Skip to main content

Language: English / Gàidhlig

Chamber and committees

Meeting of the Parliament [Draft]

Meeting date: Wednesday, May 8, 2024


World Asthma Day 2024

The Deputy Presiding Officer (Annabelle Ewing)

The final item of business is a members’ business debate on motion S6M-12707, in the name of Emma Harper, on world asthma day 2024. The debate will be concluded without any question being put.

Motion debated,

That the Parliament notes World Asthma Day 2024, which will take place on 7 May 2024; recognises that the Global Initiative for Asthma, supported by the World Health Organization, will this year mark the theme of “Asthma Education Empowers”; understands that around 360,000 people, including 72,000 children, have an asthma diagnosis in Scotland; further understands that asthma is one of the most common chronic non-communicable diseases that affects over 260 million people globally, and is responsible for over 450,000 deaths each year worldwide, most of which are preventable, and that, according to the Global Initiative for Asthma, one of the key universal issues for which education is required is the under-diagnosis or inaccurate diagnosis, including of people with severe asthma, underuse of anti-inflammatory inhaled corticosteroid inhalers, overuse and over-reliance on short-acting beta2-agonist (SABA) inhalers, and poor recognition of patients requiring specialist assessment and further asthma care management; notes the reported difference in severe asthma compared with unstable asthma, and understands that poorly controlled severe asthma can take a toll on health and wellbeing; welcomes the Scottish Government’s Respiratory Care Action Plan, which aims to improve prevention, diagnosis, treatment, care and self-management of asthma and lung conditions; notes the calls on the Scottish Government to provide an update on the effectiveness of the plan in helping to improve outcomes for people living with asthma; welcomes the work of Asthma + Lung UK Scotland to improve asthma care in Scotland and to support people who receive an asthma diagnosis and their families; further welcomes the creation of the International Coalition of Respiratory Nurses (ICRN) in 2023, which brings together nurses and allied health professionals from across the globe to advance the care and treatment of patients with respiratory conditions, including asthma, and notes the view that better asthma care at all levels of healthcare can lead to better outcomes and lives for people living with asthma.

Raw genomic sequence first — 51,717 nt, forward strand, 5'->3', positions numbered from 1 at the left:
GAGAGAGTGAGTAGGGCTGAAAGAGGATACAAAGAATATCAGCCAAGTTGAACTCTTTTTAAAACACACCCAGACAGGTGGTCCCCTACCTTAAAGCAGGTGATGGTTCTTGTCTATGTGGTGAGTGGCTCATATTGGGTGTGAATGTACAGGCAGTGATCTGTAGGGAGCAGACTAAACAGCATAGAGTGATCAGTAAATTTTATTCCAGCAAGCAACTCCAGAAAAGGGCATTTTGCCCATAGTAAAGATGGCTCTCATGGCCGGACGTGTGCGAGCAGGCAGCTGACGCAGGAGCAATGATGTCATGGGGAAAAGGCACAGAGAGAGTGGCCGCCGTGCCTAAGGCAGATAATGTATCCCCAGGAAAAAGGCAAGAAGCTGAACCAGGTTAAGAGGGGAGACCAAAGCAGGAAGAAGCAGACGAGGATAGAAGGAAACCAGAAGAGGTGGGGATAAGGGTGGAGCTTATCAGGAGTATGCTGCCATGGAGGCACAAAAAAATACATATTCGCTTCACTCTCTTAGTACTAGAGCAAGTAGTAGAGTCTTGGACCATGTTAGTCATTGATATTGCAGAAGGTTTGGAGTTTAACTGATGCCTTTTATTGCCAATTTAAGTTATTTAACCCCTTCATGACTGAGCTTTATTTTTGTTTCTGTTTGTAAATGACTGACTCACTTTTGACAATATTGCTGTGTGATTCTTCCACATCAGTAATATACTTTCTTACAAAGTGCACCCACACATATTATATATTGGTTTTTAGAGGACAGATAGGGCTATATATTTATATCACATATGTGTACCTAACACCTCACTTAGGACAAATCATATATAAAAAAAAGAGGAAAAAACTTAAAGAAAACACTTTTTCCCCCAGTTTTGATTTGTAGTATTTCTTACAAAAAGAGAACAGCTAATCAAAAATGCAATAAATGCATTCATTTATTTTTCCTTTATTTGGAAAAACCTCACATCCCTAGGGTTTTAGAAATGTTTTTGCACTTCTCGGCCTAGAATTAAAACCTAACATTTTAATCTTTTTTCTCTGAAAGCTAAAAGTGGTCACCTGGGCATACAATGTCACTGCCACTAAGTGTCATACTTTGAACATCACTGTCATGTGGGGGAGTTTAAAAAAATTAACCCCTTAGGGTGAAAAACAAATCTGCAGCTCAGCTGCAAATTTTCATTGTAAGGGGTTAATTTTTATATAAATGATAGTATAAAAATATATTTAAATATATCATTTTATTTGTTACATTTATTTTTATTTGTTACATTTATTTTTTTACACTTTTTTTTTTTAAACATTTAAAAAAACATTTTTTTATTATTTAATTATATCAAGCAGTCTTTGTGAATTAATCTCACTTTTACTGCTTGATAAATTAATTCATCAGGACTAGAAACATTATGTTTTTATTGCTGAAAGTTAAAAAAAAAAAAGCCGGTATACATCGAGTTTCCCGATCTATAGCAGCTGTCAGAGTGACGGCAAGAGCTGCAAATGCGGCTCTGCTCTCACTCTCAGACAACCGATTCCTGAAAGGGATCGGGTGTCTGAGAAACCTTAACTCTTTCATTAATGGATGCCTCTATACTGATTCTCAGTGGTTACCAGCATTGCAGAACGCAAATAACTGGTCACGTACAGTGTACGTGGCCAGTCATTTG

Emma Harper (South Scotland) (SNP)

I welcome the opportunity to lead this important debate to recognise world asthma day 2024, which took place yesterday, 7 May, with the theme “Asthma Education Empowers”. I thank members who have supported my motion, allowing the debate to go ahead today. I also thank Asthma and Lung UK Scotland for its briefing and for all that it does in respect of research, advice and support for persons with an asthma diagnosis and their families.

Gareth Brown from Asthma and Lung UK Scotland serves as the secretariat for the cross-party group on lung health, which I co-convene with my colleague Alexander Stewart. Gareth does a great job, and I thank him for all his work. The CPG has done work relating to asthma previously, and the input from clinicians, asthma support groups and those who are living with asthma is welcome. My thanks go to the Minister for Public Health and Women’s Health for her active engagement with our cross-party group. One of our CPG members, Olivia Fulton, chairs a group that focuses on severe asthma, which meets online—I will say a wee bit more about Olivia later in my speech.

As my motion indicates, world asthma day is organised by the Global Initiative for Asthma, which is a World Health Organization collaborative that was founded in 1993. There is a lot of great info on the GINA website, which I encourage people to visit to find out more.

Asthma is a very common long-term lung health condition. In the United Kingdom, 5.4 million people have an asthma diagnosis—that is one in every 12 adults and one in every 11 children. In Scotland, 368,000 adults and about 71,000 children live with an asthma diagnosis. People with asthma might have sensitive, inflamed and irritated airways. Asthma symptoms can come and go; sometimes people might not have symptoms for weeks or months at a time. However, asthma needs to be treated every day, even if someone feels well, in order to lower the risks of their symptoms being exacerbated and of having an asthma attack.

The most common symptoms of asthma are coughing, wheezing—which is a whistling sound when you breathe—breathlessness and chest tightness. Experiencing one or more of those symptoms could mean that you have asthma. It is more likely to be asthma if your symptoms keep coming back, if they are worse at night or if they occur when you react to a trigger such as exercise, weather or an allergy such as pet hair or pollen. Anyone who experiences those symptoms should speak to their general practitioner as soon as possible.